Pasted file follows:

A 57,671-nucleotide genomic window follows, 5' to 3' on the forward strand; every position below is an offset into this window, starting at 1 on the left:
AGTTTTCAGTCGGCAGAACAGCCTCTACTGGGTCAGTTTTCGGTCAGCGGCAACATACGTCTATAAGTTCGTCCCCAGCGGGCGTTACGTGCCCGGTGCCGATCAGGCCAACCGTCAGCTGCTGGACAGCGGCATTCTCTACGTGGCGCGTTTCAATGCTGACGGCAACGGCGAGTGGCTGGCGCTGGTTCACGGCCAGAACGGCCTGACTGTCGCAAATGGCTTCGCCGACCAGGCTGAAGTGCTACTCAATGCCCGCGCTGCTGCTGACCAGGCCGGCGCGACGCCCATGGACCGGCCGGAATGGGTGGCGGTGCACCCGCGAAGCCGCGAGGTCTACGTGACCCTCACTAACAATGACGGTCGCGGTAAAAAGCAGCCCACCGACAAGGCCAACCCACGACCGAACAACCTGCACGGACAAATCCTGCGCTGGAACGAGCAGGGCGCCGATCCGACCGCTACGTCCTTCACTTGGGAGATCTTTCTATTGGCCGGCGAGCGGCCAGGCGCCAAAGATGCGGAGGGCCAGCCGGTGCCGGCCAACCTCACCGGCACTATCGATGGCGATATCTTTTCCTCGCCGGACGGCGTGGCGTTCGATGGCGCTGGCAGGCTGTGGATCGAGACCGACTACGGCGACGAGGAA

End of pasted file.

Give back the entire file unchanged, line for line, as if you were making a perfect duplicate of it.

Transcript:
A 57,671-nucleotide genomic window follows, 5' to 3' on the forward strand; every position below is an offset into this window, starting at 1 on the left:
AGTTTTCAGTCGGCAGAACAGCCTCTACTGGGTCAGTTTTCGGTCAGCGGCAACATACGTCTATAAGTTCGTCCCCAGCGGGCGTTACGTGCCCGGTGCCGATCAGGCCAACCGTCAGCTGCTGGACAGCGGCATTCTCTACGTGGCGCGTTTCAATGCTGACGGCAACGGCGAGTGGCTGGCGCTGGTTCACGGCCAGAACGGCCTGACTGTCGCAAATGGCTTCGCCGACCAGGCTGAAGTGCTACTCAATGCCCGCGCTGCTGCTGACCAGGCCGGCGCGACGCCCATGGACCGGCCGGAATGGGTGGCGGTGCACCCGCGAAGCCGCGAGGTCTACGTGACCCTCACTAACAATGACGGTCGCGGTAAAAAGCAGCCCACCGACAAGGCCAACCCACGACCGAACAACCTGCACGGACAAATCCTGCGCTGGAACGAGCAGGGCGCCGATCCGACCGCTACGTCCTTCACTTGGGAGATCTTTCTATTGGCCGGCGAGCGGCCAGGCGCCAAAGATGCGGAGGGCCAGCCGGTGCCGGCCAACCTCACCGGCACTATCGATGGCGATATCTTTTCCTCGCCGGACGGCGTGGCGTTCGATGGCGCTGGCAGGCTGTGGATCGAGACCGACTACGGCGACGAGGAA